Santa Barbara Food Not Lawns
Community food exchange fosters a resilient hyper-local foodshed.
Many home gardeners find that they grow more produce than they can eat. Residents in Santa Barbara have found an alternative to using this surplus as mere composting material—they’ve decided to pool their suburban harvests to create a free community food exchange.
Santa Barbara Food Not Lawns
In 2007, Owen Dell, a sustainable landscape architect and educator, created the Neighborhood Foodshed Project by getting friends and neighbors in his community together to swap excess produce from their yards. Inspired by this free food exchange, Lynn Siegel-Boettner and others brought the concept to their own neighborhoods, creating Santa Barbara Food Not Lawns, which has provided the inspiration for roughly 15 other neighborhood groups to create their own hyper-local foodsheds.
These groups get together once a week to exchange a variety of produce, herbs, flowers, eggs, seeds, compost, honey, and much more. What started as a neighborhood exchange of surplus produce has expanded to other goods such as toys, recipes, cooking magazines, gardening and cooking advice—and even dishes prepared by neighbors which feature ingredients grown in the neighborhood.
How it works
The exchange is open to everyone in the neighborhood, whether they grow food in a full scale garden, a planter box, or anyone who lives in the area—even if they don’t grow anything. Those who do not wish to garden or are too busy to do so are encouraged to either plant a crop that requires very little input, such as an orange tree, or to offer their growing space to other gardeners in the neighborhood to cultivate.
Each week the exchange takes place in a different neighbor’s garden, allowing community members to gather and swap gardening advice while touring the garden to observe different planting techniques. This exchange has grown beyond simply providing access to fresh, free produce—it has proven to be a successful way of connecting with neighbors to build an engaged and resilient community.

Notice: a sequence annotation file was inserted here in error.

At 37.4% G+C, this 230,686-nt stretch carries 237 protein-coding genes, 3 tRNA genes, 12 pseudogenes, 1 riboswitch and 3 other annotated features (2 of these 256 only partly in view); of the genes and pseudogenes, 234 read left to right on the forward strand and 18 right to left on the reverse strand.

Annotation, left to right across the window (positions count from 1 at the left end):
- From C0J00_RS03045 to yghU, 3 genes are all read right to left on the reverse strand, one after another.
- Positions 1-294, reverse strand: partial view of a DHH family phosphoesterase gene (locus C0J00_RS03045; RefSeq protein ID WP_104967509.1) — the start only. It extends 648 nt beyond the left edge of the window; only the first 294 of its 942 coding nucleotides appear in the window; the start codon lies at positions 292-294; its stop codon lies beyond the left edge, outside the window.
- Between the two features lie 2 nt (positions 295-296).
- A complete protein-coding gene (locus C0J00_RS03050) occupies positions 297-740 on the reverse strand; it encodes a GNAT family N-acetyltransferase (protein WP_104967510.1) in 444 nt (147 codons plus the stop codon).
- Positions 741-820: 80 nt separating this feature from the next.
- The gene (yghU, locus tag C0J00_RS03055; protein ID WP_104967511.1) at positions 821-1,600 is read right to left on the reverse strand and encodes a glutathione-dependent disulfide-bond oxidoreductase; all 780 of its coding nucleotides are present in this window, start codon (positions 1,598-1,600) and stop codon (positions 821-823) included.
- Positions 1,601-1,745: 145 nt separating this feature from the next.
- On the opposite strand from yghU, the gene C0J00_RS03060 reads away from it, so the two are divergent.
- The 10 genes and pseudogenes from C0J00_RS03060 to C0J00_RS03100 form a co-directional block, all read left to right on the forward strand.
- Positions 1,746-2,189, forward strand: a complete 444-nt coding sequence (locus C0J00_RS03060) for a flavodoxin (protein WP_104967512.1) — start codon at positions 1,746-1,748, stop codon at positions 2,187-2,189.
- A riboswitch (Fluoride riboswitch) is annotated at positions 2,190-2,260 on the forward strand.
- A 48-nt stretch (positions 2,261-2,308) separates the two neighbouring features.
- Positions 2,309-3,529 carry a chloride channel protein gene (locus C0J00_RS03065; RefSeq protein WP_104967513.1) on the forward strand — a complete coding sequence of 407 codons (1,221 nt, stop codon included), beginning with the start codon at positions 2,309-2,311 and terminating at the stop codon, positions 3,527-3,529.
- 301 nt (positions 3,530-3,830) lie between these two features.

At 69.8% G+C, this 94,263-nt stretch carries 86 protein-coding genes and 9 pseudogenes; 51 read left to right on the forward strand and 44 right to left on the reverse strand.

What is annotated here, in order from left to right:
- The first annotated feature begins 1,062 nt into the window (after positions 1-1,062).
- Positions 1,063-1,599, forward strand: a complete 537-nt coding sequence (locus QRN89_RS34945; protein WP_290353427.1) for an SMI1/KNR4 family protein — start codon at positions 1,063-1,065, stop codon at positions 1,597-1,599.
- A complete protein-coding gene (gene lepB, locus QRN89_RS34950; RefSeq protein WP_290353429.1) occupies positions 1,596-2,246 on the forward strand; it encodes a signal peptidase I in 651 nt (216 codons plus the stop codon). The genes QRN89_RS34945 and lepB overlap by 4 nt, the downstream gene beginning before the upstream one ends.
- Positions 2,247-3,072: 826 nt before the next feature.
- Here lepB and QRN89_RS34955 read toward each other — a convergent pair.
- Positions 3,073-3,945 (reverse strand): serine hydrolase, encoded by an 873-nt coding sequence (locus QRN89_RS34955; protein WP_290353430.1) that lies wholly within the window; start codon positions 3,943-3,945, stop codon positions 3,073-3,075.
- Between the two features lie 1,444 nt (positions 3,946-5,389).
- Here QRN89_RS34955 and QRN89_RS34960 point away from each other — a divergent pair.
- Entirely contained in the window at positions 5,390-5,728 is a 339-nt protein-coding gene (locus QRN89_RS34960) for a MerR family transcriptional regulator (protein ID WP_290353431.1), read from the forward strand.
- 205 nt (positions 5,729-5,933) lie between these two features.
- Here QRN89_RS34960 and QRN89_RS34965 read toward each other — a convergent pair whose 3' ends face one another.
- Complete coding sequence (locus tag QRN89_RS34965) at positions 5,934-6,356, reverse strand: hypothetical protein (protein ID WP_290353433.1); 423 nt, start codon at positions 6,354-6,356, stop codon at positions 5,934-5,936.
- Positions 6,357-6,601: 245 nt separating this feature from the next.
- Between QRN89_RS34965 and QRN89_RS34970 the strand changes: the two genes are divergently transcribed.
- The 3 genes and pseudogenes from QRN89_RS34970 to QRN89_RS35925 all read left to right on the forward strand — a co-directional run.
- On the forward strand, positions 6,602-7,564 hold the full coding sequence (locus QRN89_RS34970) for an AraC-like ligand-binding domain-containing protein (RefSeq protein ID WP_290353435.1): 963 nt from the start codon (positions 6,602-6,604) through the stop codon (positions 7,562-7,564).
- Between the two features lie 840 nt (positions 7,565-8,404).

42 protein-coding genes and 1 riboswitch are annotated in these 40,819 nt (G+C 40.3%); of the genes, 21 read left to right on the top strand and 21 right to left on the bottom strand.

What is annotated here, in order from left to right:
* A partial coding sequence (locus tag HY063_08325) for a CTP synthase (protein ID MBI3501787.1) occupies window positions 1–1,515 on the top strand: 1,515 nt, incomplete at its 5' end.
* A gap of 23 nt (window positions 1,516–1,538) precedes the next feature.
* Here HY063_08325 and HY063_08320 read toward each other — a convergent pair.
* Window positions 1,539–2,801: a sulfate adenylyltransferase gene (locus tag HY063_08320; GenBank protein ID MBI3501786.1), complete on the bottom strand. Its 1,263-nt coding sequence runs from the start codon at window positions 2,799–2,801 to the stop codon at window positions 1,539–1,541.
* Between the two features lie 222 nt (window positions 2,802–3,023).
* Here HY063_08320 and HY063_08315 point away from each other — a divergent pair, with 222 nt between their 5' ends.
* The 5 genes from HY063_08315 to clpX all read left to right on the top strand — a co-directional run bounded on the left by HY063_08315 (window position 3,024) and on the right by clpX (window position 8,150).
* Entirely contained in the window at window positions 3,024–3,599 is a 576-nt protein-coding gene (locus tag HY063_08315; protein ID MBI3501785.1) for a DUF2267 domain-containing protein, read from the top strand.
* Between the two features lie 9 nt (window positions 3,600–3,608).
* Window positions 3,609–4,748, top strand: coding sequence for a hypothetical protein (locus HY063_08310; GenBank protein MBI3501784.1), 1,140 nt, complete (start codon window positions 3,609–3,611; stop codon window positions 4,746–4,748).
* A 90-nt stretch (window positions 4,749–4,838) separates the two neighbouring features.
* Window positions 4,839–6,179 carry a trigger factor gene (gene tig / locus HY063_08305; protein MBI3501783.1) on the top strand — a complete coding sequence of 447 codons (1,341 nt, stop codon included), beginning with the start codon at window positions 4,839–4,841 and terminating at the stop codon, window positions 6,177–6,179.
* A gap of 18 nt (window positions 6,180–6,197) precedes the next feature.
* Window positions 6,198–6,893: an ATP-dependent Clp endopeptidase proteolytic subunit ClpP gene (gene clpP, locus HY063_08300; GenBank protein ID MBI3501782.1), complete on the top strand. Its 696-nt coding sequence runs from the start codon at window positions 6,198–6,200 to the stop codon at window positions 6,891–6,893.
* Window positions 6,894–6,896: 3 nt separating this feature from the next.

“All of the sudden, these houses that you walk by that are essentially filled with anonymous people are meaningful to you. You know the names of the people; you know what they are growing, and you’ve eaten the food they’ve grown in their yard,” said Owen.
You can read our interview with Owen Dell here.
An architect and neighbor in the Mesa food exchange in Santa Barbara built a specialized curbside kiosk to encourage open communal sharing. The kiosk can be made from any number of recycled materials and can either be set up regularly on a curbside or in a garden on the day of the exchange as a place for people to deposit surplus produce, seeds, books, toys. It can also accommodate a community board to post dates of food exchanges, a scheduling chart of what kind of produce grows well in the area in different seasons, and any other relevant neighborhood information.
How to start your own neighborhood food exchange
The Santa Barbara Food Not Lawns website offers a few steps for individuals who are interested in starting a food exchange in their own neighborhood, beginning with introducing neighbors to the concept of a free, communal food exchange. It suggests identifying which neighbors grow produce in their yard, or have space to do so, as well as a few smart ways to approach them and others in your community by passing out flyers to advertise a food exchange—such as leaving the flyer on their doorstep under an apple or other piece of surplus produce you may have from your yard. The website even supplies a sample flyer that you can use.
Hosting the exchange is fairly simple, requiring a space such as garden or drive way, a few chairs, and a table to display the produce. Santa Barbara Food Not Lawns suggests swapping hosting duties around the neighborhood to involve more of the community, as well as to display each others’ growing spaces.
Creating a hyper-local foodshed reduces the amount of produce that would otherwise go uneaten, cuts out the use of packaging which requires ample resources to produce, distribute, and dispose of in a landfill, as well as reduces fossil fuel that would be spent transporting food from the farm to the store, and finally to you. This free produce swap amongst neighbors provides a source of fresh, organic produce which is easily accessible to those in the community. And best of all—it’s free
Photo credit: Santa Barbara Food Not Lawns